In the criminal case, Armand Bechard was found guilty of operating a “retail food establishment” without a license and has appealed that conviction to a higher court. In the civil case, the Fund has deposed the county inspectors who allegedly “purchased” raw milk from the Bechards and has also deposed a representative from the Missouri Milk Board. The Milk Board representative admitted during her deposition that there are no statutes that regulate the Bechard’s conduct. The Fund still needs to conduct the deposition of some laboratory personnel to question them about the validity of some test results of milk samples. The Fund will soon be filing a summary judgment motion with the Court seeking to obtain an order that disposes of the case in favor of the Bechards.
New York Agriculture & Markets Civil Action against Breese Hollow Dairy
In this case, the FTCLDF represents dairy farmer David Phippen who has received letters from the New York State Department of Agriculture and Markets (Ag. & Mkts.) demanding the payment of civil penalties for alleged food adulteration because Mr. Phippen allegedly distributed “listeria contaminated” milk.
Ag. & Mkts. filed a motion for summary judgment that was opposed and the Court denied that motion. The Fund then indicated it wished to conduct the depositions of the laboratory personnel who analyzed Mr. Phippen’s milk when Ag. & Mkts. went back to the Court seeking “clarification” of the entry that denied the summary judgment motion. Ag. & Mkts. is now claiming that the Court actually meant to grant a partial summary judgment on the issue of the presence of listeria even though there is no such indication in the Court’s entry that was the Court’s intent. Once this unfounded claim is resolved, the Fund anticipates it will proceed with the depositions of the laboratory personnel to get to the bottom of whether the laboratory followed proper protocols in conducting its analysis.
Colorado Herdshare Statute Being Called into Question
The Fund is acting on behalf of Meg Cattell, a herdshare operator in Colorado who has historically been distributing raw fluid milk and other raw dairy products to her shareholders under Colorado’s statute that allows for herdshares. Recently, however, Ms. Cattell has received a letter from the Colorado Department of Public Health and Environment (CDPHE) which claims that the herdshare statute allows the distribution of only raw fluid milk, not raw dairy products. Ms. Cattell disagrees with this interpretation and the parties are in the process of negotiating a resolution of this matter.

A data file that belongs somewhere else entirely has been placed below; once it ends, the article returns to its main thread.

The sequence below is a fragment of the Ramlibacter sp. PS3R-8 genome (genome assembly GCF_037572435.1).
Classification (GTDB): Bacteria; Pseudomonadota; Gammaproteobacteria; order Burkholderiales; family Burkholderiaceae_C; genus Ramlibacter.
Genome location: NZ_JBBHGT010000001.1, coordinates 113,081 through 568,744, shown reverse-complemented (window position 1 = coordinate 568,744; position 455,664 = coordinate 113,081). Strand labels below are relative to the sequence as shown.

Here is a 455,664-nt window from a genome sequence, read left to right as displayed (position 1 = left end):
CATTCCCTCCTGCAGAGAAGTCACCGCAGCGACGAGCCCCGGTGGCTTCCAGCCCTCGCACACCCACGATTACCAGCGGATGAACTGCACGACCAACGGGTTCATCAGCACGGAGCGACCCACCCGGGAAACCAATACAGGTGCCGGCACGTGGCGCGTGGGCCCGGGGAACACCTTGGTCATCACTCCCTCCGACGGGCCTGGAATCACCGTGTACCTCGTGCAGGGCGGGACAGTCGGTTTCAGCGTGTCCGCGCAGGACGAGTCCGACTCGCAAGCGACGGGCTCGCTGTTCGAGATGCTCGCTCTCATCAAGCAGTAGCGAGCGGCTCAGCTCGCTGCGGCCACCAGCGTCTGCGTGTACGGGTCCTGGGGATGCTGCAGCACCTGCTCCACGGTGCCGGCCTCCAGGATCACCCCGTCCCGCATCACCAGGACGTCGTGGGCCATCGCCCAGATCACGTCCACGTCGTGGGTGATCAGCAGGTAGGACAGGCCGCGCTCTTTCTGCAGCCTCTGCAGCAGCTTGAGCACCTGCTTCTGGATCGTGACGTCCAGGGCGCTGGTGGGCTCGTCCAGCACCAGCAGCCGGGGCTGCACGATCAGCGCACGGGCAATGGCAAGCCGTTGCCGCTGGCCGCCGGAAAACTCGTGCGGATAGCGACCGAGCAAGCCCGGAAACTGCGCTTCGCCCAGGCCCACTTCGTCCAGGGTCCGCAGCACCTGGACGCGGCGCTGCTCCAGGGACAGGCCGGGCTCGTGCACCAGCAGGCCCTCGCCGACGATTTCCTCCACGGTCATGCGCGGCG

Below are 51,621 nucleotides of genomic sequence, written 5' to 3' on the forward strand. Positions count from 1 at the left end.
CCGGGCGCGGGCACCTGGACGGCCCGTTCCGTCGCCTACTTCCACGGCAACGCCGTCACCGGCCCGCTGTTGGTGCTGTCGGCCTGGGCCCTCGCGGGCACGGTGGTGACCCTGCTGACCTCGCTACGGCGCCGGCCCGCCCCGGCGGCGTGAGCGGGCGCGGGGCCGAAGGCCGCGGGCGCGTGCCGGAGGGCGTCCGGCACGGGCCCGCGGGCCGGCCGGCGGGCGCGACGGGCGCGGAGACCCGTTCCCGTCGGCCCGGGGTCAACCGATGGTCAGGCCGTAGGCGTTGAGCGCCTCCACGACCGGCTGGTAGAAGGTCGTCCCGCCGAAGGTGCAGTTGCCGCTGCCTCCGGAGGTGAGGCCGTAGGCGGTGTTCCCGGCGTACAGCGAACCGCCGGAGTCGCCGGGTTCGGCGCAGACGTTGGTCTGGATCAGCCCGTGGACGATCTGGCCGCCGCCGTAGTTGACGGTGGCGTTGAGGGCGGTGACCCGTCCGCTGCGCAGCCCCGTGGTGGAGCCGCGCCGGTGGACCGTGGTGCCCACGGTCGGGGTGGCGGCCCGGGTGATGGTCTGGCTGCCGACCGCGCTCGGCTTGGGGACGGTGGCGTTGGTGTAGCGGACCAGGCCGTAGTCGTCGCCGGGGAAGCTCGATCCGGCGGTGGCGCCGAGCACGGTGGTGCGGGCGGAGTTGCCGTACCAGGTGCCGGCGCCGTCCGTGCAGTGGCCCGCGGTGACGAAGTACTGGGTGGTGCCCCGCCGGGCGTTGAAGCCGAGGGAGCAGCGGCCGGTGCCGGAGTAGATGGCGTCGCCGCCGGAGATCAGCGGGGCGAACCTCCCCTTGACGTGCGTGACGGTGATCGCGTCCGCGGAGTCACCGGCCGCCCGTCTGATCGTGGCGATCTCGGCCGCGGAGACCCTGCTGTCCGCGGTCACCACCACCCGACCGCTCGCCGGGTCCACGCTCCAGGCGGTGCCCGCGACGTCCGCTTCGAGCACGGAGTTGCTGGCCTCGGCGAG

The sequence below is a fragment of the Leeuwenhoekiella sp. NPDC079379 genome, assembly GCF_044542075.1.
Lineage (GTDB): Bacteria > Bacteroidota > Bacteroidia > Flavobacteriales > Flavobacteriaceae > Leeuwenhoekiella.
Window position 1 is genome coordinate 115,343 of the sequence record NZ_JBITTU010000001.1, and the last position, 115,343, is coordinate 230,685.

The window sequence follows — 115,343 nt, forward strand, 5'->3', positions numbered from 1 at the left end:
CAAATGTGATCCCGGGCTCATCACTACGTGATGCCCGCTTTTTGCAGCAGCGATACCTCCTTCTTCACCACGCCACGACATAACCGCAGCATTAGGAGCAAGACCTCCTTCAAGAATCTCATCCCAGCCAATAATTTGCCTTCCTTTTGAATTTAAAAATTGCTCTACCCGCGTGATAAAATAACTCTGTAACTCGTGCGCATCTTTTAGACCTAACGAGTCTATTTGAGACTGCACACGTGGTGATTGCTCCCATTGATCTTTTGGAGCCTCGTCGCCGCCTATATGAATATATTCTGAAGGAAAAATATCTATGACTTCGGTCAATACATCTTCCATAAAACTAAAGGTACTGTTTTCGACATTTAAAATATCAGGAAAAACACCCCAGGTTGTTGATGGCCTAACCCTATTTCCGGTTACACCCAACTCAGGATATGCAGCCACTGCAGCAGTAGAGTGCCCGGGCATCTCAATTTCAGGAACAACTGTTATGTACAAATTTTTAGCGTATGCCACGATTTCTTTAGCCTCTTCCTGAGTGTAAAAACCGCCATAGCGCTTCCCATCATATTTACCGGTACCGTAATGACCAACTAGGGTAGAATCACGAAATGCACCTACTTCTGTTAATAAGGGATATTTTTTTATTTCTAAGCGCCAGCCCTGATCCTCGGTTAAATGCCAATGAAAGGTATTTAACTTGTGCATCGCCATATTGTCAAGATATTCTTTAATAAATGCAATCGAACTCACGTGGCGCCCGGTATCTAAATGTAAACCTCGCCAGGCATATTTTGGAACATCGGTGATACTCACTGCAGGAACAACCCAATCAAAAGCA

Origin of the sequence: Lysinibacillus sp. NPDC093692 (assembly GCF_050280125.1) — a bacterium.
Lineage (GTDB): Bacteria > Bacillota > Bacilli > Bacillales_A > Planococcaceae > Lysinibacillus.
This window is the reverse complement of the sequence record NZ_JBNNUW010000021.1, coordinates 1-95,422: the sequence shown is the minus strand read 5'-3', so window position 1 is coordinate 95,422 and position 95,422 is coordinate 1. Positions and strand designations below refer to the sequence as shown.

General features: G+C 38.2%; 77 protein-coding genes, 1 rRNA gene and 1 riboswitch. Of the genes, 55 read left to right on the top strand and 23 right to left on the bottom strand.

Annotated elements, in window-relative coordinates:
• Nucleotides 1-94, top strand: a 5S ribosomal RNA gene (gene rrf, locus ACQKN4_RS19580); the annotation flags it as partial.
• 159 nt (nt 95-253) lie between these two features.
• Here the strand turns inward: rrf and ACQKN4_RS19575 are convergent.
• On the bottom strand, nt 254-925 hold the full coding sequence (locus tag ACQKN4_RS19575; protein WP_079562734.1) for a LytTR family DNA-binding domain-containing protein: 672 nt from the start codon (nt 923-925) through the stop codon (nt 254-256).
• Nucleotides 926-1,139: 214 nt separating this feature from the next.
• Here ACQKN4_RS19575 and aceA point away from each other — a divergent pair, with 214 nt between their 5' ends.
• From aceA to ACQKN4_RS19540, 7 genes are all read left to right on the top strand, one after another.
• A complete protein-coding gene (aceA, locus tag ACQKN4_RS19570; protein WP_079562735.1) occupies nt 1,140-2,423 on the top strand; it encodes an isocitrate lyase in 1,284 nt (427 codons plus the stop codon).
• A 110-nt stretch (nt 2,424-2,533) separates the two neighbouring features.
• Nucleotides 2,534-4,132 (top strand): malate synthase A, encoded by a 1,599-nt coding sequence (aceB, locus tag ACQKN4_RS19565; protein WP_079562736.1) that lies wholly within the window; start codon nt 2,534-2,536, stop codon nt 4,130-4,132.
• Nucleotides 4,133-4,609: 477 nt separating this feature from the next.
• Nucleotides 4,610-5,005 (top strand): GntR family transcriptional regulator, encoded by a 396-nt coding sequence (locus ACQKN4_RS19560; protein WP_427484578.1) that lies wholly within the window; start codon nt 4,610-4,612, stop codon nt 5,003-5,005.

The Fund is negotiating with CDPHE on Ms. Cattell’s behalf and has obtained affidavits from the Senate and House sponsors of the statute that will inform CDPHE of the intent behind the legislation that legalized herdshares in Colorado in 2005.
Morningland Dairy Goes on the Offensive
The Fund is representing Joe and Denise Dixon, owners of Morningland of the Ozarks, LLC, an artisanal cheesemaking facility located in Missouri. The State has filed suit against Morningland, claiming that it has violated a “destruction” order and that it has distributed “adulterated” cheese contaminated with listeria. The Dixons deny the allegations and have filed their answer to the State’s complaint. The Dixons have also counterclaimed and are seeking injunctions lifting the embargo and destruction orders, are seeking an order prohibiting the State from enforcing the embargo and destruction orders, and are seeking damages for the value of their cheese that has spoiled because of the embargo.
Because the Dixons have had their cheese “embargoed” and with the passage of time their inventory of cheese (which is their livelihood) spoils, they have convinced the Court that this matter should be heard at the earliest possible moment. Consequently, a trial on the merits in this matter has been scheduled for January 2011. In the meantime, the Fund has taken the deposition of the State’s “expert” and got that expert to admit that, at this time, he does not have sufficient information to render an expert opinion on whether the Dixon’s cheese does or does not present a threat to human health. Additional depositions of the State’s and the Fund’s witnesses are being scheduled, and the State has answered the Fund’s first and second sets of discovery requests. Click here for background on the Morningland case.
Fund Represents Victim of Crop Dusting Overspray
The Fund is representing Bruce McMahon, a consumer member of the Legal Defense Fund. Mr. McMahon grows his own food in Illinois and was the victim of a crop duster who oversprayed Mr. McMahon’s fields with chemicals. The Fund has initiated negotiations with the insurance carrier of the crop duster and will attempt to achieve a resolution that will make Mr. McMahon whole, i.e., recover his damages and losses. This is the first time the Fund has represented an individual in a case like this and if successful may prove of value in other similar cases.
Brigitte Ruthman Now Being Represented
Brigitte Ruthman, a dairy farmer in Massachusetts, has now asked for, and the Fund has agreed to provide, representation in her struggles against the Massachusetts Department of Agricultural Resources (MDAR). MDAR is claiming that Brigitte needs a license to distribute raw milk to shareholders in the cowshare program she operates. The Fund is responding that Brigitte is not violating any applicable law. For the moment, MDAR is considering a request that it not engage in any enforcement action against Brigitte.
Minnesota Consumer Represented by the Fund
Rae Lynn Sandvig, a consumer from Minnesota, has asked the Fund for representation in her struggles against the Minnesota Department of Agriculture (MDA). Rae Lynn was the object of a search warrant at her home for being a distribution center for raw milk and other foods for members of a private cooperative. Click here for more details.
To the Fund’s knowledge, this is the first time any governmental entity has executed a search warrant at the private residence of a citizen that was used as a distribution point for food. The Fund will be engaging in a dialogue with MDA in an effort to convince the agency that Rae Lynn has not violated any applicable law.
Last revised 12/30/10